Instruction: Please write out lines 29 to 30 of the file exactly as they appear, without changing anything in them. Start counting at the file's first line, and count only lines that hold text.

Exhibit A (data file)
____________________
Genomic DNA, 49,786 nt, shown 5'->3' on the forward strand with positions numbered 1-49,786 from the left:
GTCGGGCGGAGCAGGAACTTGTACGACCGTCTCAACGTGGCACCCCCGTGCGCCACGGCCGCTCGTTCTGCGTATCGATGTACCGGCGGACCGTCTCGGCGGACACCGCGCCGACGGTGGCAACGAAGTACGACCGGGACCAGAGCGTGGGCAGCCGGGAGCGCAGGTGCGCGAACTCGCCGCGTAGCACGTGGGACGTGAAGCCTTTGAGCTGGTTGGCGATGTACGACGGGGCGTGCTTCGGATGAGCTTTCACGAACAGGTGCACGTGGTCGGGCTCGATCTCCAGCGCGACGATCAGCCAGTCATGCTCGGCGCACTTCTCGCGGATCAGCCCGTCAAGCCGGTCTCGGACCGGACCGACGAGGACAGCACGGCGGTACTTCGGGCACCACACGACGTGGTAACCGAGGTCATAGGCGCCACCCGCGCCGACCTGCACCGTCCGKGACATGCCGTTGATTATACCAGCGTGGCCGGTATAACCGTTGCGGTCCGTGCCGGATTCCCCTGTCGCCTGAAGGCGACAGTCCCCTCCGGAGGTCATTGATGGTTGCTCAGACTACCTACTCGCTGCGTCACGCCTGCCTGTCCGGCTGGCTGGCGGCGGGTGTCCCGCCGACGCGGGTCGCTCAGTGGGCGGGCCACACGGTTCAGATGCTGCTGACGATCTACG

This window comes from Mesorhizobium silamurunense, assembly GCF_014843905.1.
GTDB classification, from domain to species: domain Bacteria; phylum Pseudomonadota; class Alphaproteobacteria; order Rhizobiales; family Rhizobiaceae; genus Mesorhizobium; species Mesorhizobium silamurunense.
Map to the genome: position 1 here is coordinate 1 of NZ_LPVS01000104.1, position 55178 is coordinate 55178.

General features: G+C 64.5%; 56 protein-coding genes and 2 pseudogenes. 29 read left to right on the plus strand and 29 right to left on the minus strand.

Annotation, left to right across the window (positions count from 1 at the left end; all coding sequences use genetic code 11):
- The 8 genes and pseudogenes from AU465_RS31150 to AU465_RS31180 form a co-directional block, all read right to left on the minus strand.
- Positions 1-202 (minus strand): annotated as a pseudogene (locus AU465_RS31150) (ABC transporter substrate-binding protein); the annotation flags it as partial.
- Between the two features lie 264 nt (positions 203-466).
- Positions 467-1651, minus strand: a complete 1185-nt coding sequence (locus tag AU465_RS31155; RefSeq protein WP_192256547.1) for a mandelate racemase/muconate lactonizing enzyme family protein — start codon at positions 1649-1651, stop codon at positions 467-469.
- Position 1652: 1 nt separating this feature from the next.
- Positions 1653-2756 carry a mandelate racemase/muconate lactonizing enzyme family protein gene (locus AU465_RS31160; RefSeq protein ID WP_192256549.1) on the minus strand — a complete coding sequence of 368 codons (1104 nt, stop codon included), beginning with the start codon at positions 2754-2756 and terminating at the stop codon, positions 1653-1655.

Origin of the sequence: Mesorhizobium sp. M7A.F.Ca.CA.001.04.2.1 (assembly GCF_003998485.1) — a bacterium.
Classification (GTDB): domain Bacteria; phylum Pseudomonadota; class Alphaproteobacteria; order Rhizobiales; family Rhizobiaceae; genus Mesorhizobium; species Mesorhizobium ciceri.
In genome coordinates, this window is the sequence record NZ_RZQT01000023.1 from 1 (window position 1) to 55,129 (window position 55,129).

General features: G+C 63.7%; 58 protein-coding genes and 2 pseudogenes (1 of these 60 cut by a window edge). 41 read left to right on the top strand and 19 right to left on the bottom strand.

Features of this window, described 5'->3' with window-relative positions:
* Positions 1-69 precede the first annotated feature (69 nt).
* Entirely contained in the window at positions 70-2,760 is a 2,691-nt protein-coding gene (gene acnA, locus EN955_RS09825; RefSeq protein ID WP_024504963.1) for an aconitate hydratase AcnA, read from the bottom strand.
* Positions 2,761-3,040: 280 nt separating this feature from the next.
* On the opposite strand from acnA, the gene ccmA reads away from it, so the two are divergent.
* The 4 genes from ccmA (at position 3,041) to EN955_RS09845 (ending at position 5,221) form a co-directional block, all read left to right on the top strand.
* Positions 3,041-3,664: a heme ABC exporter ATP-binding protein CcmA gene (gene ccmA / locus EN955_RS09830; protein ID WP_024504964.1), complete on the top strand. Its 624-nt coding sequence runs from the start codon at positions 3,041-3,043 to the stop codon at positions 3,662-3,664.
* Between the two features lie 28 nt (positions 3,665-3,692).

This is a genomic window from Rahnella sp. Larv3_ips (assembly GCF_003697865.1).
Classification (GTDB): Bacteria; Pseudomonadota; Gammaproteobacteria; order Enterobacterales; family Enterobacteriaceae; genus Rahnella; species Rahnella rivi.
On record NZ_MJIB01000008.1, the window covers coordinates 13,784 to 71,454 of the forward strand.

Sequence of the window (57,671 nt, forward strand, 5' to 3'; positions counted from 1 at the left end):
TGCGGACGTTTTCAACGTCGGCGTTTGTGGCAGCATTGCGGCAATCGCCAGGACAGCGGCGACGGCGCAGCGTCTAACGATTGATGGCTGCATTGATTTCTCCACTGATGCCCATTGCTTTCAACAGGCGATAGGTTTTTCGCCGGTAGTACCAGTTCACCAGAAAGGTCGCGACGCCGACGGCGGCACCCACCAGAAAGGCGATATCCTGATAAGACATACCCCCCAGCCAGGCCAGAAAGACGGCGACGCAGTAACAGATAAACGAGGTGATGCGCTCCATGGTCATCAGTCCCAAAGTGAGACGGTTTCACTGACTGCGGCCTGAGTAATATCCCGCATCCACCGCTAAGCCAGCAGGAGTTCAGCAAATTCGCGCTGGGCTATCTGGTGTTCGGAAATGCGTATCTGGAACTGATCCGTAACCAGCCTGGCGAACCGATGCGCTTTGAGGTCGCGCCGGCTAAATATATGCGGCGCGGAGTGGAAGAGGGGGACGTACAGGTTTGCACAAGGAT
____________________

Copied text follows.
Sequence of the window (57,671 nt, forward strand, 5' to 3'; positions counted from 1 at the left end):
TGCGGACGTTTTCAACGTCGGCGTTTGTGGCAGCATTGCGGCAATCGCCAGGACAGCGGCGACGGCGCAGCGTCTAACGATTGATGGCTGCATTGATTTCTCCACTGATGCCCATTGCTTTCAACAGGCGATAGGTTTTTCGCCGGTAGTACCAGTTCACCAGAAAGGTCGCGACGCCGACGGCGGCACCCACCAGAAAGGCGATATCCTGATAAGACATACCCCCCAGCCAGGCCAGAAAGACGGCGACGCAGTAACAGATAAACGAGGTGATGCGCTCCATGGTCATCAGTCCCAAAGTGAGACGGTTTCACTGACTGCGGCCTGAGTAATATCCCGCATCCACCGCTAAGCCAGCAGGAGTTCAGCAAATTCGCGCTGGGCTATCTGGTGTTCGGAAATGCGTATCTGGAACTGATCCGTAACCAGCCTGGCGAACCGATGCGCTTTGAGGTCGCGCCGGCTAAATATATGCGGCGCGGAGTGGAAGAGGGGGACGTACAGGTTTGCACAAGGAT